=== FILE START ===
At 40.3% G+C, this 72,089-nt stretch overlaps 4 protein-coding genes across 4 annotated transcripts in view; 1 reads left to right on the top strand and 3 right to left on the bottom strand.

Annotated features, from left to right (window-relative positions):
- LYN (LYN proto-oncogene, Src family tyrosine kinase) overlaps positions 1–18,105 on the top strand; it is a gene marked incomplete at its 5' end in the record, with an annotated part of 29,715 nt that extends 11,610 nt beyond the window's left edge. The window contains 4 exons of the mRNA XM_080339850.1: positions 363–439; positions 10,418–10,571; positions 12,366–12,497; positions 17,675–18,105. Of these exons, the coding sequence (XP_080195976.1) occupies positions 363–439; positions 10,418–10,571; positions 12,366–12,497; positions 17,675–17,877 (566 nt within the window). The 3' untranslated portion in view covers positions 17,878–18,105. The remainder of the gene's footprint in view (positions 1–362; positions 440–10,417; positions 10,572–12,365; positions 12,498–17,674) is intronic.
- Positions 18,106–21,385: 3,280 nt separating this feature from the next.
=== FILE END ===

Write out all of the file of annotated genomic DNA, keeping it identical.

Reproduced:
At 40.3% G+C, this 72,089-nt stretch overlaps 4 protein-coding genes across 4 annotated transcripts in view; 1 reads left to right on the top strand and 3 right to left on the bottom strand.

Annotated features, from left to right (window-relative positions):
- LYN (LYN proto-oncogene, Src family tyrosine kinase) overlaps positions 1–18,105 on the top strand; it is a gene marked incomplete at its 5' end in the record, with an annotated part of 29,715 nt that extends 11,610 nt beyond the window's left edge. The window contains 4 exons of the mRNA XM_080339850.1: positions 363–439; positions 10,418–10,571; positions 12,366–12,497; positions 17,675–18,105. Of these exons, the coding sequence (XP_080195976.1) occupies positions 363–439; positions 10,418–10,571; positions 12,366–12,497; positions 17,675–17,877 (566 nt within the window). The 3' untranslated portion in view covers positions 17,878–18,105. The remainder of the gene's footprint in view (positions 1–362; positions 440–10,417; positions 10,572–12,365; positions 12,498–17,674) is intronic.
- Positions 18,106–21,385: 3,280 nt separating this feature from the next.